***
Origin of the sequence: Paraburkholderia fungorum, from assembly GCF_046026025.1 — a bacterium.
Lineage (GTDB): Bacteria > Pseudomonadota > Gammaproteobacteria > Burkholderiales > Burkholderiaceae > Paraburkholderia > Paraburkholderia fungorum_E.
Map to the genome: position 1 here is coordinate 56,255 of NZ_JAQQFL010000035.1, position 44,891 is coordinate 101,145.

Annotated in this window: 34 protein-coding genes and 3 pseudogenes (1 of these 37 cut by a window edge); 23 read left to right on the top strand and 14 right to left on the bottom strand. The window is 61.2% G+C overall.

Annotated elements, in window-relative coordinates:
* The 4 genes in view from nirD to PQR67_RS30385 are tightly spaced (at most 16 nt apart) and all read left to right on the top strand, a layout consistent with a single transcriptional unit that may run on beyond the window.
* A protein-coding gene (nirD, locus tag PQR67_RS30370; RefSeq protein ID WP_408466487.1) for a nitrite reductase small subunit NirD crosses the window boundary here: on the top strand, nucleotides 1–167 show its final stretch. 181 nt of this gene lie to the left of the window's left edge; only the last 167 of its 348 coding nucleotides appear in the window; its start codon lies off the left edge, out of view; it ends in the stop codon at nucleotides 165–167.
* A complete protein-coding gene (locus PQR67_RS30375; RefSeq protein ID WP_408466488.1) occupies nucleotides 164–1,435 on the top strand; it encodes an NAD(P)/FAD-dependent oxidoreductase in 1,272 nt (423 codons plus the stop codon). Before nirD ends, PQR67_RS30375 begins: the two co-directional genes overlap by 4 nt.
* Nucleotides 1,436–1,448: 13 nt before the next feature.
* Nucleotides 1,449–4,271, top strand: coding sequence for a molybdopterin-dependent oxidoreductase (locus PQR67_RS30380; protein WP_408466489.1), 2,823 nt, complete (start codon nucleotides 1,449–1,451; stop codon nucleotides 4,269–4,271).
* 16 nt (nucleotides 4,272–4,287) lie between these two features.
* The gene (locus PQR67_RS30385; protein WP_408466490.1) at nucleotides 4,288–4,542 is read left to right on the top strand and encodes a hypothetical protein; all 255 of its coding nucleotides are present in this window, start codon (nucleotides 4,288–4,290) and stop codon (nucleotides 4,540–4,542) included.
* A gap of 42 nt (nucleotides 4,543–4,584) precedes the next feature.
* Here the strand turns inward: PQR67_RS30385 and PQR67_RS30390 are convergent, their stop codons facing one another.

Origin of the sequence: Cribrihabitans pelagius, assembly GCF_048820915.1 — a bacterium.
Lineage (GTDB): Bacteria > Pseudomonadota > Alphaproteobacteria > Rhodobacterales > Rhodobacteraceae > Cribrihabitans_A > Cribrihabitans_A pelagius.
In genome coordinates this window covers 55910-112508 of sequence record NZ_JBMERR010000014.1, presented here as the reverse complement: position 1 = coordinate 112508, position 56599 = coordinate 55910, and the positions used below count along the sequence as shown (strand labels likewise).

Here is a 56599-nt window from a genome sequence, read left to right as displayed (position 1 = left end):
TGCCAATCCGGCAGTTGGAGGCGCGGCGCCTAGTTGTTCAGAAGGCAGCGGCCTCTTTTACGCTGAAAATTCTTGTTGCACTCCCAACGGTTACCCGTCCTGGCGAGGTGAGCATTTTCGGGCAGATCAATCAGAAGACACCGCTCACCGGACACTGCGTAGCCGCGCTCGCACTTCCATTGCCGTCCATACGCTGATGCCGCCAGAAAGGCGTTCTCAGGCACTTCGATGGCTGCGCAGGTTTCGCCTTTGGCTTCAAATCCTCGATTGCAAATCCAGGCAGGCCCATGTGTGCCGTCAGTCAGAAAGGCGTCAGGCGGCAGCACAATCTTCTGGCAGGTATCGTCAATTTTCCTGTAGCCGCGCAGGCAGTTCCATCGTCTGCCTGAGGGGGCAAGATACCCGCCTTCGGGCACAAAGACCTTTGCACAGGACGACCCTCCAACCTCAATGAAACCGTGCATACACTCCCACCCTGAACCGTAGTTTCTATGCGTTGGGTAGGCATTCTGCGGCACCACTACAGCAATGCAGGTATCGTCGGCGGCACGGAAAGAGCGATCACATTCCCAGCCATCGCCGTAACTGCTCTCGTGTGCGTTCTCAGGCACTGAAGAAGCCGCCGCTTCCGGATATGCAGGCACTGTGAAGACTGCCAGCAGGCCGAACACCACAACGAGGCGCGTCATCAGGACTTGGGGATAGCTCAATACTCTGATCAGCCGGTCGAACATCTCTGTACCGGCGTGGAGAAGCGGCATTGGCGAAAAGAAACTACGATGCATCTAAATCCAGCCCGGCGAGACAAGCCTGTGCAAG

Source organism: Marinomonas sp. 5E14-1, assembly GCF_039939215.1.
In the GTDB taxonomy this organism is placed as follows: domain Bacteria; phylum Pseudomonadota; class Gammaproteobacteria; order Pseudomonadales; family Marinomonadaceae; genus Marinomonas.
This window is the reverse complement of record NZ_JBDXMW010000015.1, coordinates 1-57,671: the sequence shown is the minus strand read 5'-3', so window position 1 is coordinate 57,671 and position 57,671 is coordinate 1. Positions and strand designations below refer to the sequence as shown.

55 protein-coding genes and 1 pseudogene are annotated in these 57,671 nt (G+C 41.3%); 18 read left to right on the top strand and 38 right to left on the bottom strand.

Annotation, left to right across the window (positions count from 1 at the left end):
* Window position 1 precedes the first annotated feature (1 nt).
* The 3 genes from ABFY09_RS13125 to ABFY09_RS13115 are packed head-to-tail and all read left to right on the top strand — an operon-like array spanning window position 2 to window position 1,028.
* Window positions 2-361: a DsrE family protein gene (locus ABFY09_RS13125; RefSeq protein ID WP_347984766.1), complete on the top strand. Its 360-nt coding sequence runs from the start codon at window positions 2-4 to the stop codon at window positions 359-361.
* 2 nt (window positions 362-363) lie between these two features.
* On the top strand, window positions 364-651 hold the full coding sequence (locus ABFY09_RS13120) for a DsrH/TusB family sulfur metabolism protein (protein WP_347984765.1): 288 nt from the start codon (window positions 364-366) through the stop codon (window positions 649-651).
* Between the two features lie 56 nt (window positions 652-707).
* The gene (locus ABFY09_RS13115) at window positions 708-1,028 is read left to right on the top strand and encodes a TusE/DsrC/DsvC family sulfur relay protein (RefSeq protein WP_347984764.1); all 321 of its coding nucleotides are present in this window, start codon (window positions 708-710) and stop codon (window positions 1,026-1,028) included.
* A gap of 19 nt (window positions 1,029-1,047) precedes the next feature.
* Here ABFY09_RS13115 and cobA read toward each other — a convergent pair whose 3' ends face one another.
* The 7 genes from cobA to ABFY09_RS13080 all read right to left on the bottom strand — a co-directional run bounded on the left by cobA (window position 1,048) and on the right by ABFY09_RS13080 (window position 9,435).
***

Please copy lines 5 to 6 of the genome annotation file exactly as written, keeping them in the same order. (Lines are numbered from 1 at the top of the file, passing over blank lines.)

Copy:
Annotated elements, in window-relative coordinates:
* The 4 genes in view from nirD to PQR67_RS30385 are tightly spaced (at most 16 nt apart) and all read left to right on the top strand, a layout consistent with a single transcriptional unit that may run on beyond the window.